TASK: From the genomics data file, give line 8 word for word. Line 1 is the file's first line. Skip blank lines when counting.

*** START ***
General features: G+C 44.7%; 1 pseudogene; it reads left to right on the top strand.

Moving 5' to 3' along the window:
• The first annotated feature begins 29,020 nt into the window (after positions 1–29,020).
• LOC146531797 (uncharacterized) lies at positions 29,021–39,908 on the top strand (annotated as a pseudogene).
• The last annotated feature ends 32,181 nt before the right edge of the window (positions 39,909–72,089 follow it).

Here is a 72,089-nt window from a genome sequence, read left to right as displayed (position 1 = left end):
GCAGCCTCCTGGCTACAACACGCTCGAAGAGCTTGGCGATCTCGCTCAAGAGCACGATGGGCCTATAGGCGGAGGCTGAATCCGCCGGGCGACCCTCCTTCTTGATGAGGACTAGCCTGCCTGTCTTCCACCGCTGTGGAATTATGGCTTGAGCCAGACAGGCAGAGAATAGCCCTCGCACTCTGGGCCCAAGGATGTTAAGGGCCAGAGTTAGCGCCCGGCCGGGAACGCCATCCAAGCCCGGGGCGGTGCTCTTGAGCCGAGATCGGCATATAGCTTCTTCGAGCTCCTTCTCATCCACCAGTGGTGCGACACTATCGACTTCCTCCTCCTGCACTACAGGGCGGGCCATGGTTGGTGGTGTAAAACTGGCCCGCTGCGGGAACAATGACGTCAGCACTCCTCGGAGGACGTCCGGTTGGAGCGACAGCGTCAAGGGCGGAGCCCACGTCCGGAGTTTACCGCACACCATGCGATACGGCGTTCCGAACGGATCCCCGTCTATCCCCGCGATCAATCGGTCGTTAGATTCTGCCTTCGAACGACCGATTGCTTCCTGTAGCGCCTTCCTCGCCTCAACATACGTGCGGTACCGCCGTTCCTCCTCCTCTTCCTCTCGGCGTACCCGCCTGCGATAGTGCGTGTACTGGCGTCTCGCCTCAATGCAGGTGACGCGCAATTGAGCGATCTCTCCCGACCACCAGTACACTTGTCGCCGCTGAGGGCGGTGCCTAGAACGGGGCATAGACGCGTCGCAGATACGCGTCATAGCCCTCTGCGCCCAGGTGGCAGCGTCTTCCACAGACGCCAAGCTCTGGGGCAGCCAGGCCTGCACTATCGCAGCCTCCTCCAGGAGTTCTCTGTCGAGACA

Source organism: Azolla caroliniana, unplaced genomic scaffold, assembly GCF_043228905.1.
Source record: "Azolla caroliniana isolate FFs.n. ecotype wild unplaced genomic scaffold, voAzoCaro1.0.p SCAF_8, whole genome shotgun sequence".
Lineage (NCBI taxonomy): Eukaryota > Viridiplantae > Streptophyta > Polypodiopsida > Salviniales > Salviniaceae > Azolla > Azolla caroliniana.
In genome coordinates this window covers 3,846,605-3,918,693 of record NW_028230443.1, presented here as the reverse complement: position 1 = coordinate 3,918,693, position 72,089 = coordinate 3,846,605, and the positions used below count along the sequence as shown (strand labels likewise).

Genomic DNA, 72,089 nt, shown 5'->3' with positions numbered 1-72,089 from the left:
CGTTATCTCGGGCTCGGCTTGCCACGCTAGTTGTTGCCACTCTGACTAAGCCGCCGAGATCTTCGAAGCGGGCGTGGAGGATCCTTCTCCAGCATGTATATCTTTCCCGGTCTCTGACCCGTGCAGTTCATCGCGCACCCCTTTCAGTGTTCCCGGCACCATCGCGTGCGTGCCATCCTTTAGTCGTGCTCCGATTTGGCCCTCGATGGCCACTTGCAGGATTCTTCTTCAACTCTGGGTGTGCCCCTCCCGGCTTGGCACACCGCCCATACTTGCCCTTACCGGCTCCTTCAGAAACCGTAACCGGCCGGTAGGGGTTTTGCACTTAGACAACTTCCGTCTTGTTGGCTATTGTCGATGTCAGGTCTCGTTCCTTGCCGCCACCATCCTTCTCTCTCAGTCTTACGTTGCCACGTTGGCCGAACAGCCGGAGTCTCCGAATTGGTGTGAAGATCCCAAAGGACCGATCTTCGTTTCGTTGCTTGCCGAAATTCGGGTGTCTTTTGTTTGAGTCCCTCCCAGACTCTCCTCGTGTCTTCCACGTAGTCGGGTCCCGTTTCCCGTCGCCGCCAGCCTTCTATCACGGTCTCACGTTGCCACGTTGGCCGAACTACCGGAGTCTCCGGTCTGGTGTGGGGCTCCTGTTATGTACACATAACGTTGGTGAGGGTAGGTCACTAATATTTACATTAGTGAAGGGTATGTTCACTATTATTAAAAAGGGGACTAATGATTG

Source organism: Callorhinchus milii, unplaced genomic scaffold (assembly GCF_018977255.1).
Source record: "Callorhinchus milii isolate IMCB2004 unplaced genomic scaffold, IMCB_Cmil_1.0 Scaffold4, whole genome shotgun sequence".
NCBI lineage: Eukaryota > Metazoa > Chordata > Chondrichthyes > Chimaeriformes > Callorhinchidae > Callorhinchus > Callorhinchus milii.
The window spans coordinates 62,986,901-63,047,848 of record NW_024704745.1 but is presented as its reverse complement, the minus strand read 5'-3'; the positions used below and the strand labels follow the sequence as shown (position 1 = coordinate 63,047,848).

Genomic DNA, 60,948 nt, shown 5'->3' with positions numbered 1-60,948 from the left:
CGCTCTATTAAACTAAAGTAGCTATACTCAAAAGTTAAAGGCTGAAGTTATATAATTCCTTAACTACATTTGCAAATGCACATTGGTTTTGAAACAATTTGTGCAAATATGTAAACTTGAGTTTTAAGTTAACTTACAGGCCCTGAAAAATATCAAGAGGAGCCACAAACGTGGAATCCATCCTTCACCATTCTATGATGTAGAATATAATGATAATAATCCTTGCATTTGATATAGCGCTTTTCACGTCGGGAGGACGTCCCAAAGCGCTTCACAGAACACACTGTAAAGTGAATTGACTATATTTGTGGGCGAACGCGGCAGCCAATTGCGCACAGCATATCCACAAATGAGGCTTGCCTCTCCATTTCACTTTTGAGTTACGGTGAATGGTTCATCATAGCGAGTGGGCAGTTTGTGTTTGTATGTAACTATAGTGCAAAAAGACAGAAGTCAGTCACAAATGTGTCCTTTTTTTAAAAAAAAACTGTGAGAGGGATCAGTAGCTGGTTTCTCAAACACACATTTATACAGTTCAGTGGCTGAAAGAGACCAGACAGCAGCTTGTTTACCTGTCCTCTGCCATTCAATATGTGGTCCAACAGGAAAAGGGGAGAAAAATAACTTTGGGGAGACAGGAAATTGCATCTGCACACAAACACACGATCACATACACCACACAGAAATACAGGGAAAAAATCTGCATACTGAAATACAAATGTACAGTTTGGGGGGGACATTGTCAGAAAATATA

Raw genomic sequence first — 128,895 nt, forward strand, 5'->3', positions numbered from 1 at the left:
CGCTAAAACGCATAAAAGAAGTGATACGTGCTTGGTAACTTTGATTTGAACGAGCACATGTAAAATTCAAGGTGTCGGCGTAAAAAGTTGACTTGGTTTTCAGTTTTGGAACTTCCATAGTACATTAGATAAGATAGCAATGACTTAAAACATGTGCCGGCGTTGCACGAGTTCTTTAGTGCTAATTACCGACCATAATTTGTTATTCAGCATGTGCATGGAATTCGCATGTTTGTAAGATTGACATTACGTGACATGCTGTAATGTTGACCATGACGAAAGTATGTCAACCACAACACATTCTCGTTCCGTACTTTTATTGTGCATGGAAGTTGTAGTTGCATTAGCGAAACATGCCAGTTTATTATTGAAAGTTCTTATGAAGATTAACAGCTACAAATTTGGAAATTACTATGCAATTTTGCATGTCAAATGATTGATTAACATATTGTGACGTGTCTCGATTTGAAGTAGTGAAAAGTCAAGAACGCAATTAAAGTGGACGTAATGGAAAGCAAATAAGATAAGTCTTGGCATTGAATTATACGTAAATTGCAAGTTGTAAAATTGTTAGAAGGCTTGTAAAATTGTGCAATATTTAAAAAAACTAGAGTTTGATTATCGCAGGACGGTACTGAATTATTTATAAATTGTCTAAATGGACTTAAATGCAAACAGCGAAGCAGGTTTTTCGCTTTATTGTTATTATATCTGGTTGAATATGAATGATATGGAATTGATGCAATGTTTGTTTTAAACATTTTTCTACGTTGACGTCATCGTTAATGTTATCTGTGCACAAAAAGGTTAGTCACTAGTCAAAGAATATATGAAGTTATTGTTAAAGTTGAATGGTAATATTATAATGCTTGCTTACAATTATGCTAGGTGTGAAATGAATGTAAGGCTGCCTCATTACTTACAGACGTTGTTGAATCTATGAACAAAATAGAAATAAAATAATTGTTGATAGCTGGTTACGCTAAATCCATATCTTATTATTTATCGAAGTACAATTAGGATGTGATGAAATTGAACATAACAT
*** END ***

Source organism: Azolla caroliniana, unplaced genomic scaffold, assembly GCF_043228905.1.